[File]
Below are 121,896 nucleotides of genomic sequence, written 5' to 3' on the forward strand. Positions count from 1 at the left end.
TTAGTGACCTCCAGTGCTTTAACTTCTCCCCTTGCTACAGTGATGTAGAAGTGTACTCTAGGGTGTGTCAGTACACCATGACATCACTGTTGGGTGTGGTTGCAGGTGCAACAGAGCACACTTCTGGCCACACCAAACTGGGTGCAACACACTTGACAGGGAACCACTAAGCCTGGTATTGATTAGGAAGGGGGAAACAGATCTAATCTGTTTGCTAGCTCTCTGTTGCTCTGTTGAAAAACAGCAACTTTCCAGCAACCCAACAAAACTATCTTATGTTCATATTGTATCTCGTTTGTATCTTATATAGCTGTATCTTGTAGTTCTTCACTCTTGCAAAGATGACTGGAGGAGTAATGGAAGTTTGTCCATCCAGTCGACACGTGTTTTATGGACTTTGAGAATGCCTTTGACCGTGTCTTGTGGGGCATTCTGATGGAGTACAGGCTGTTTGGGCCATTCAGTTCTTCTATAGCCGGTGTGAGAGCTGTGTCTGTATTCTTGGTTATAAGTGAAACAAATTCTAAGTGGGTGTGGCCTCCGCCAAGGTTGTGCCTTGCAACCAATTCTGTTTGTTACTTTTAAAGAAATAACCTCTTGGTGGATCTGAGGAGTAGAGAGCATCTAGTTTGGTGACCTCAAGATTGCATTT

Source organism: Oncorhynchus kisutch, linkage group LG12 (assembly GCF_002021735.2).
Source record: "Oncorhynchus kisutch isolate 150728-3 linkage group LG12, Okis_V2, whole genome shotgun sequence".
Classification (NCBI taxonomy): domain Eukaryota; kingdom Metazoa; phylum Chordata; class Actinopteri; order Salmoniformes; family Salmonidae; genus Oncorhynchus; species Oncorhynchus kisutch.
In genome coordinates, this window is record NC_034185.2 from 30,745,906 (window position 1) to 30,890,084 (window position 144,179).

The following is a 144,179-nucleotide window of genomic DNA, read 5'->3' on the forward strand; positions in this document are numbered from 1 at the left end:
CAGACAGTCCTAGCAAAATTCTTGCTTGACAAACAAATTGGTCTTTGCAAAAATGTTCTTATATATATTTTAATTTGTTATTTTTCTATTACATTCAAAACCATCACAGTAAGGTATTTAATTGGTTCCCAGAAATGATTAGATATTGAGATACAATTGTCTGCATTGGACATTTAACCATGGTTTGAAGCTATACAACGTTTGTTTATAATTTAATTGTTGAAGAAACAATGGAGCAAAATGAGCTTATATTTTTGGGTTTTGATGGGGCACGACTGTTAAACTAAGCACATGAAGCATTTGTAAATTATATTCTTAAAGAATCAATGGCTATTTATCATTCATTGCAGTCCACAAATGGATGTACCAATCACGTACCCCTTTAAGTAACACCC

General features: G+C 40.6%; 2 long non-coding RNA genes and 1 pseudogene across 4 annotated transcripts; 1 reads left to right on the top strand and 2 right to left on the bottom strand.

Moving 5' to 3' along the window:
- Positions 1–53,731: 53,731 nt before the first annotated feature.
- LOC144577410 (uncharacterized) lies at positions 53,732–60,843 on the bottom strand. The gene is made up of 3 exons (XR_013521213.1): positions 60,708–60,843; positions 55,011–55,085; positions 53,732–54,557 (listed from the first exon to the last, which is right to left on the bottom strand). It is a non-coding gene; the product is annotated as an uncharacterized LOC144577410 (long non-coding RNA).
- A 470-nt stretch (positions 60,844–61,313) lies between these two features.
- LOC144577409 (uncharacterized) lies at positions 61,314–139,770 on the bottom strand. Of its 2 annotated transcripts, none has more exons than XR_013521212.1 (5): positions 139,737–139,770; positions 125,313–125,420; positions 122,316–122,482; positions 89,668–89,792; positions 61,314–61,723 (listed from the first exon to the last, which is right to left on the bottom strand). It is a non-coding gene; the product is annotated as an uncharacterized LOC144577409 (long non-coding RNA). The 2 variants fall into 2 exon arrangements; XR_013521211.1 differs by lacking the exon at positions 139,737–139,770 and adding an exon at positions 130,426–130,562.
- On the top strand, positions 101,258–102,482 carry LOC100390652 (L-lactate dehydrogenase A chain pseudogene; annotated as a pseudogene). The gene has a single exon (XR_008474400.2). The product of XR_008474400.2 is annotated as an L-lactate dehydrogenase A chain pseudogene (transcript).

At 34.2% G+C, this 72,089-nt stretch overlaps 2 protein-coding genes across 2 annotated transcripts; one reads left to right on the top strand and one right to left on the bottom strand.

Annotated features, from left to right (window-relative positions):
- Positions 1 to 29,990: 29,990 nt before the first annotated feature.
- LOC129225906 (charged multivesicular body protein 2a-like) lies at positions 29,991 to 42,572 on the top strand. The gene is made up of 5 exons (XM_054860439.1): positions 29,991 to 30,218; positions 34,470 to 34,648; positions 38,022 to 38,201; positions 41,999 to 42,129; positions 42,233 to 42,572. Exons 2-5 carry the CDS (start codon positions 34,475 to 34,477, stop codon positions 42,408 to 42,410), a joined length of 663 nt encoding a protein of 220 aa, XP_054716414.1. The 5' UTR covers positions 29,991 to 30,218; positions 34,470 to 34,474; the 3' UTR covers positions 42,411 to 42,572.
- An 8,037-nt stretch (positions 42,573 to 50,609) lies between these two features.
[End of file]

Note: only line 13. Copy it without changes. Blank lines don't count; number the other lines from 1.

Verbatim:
- A 470-nt stretch (positions 60,844–61,313) lies between these two features.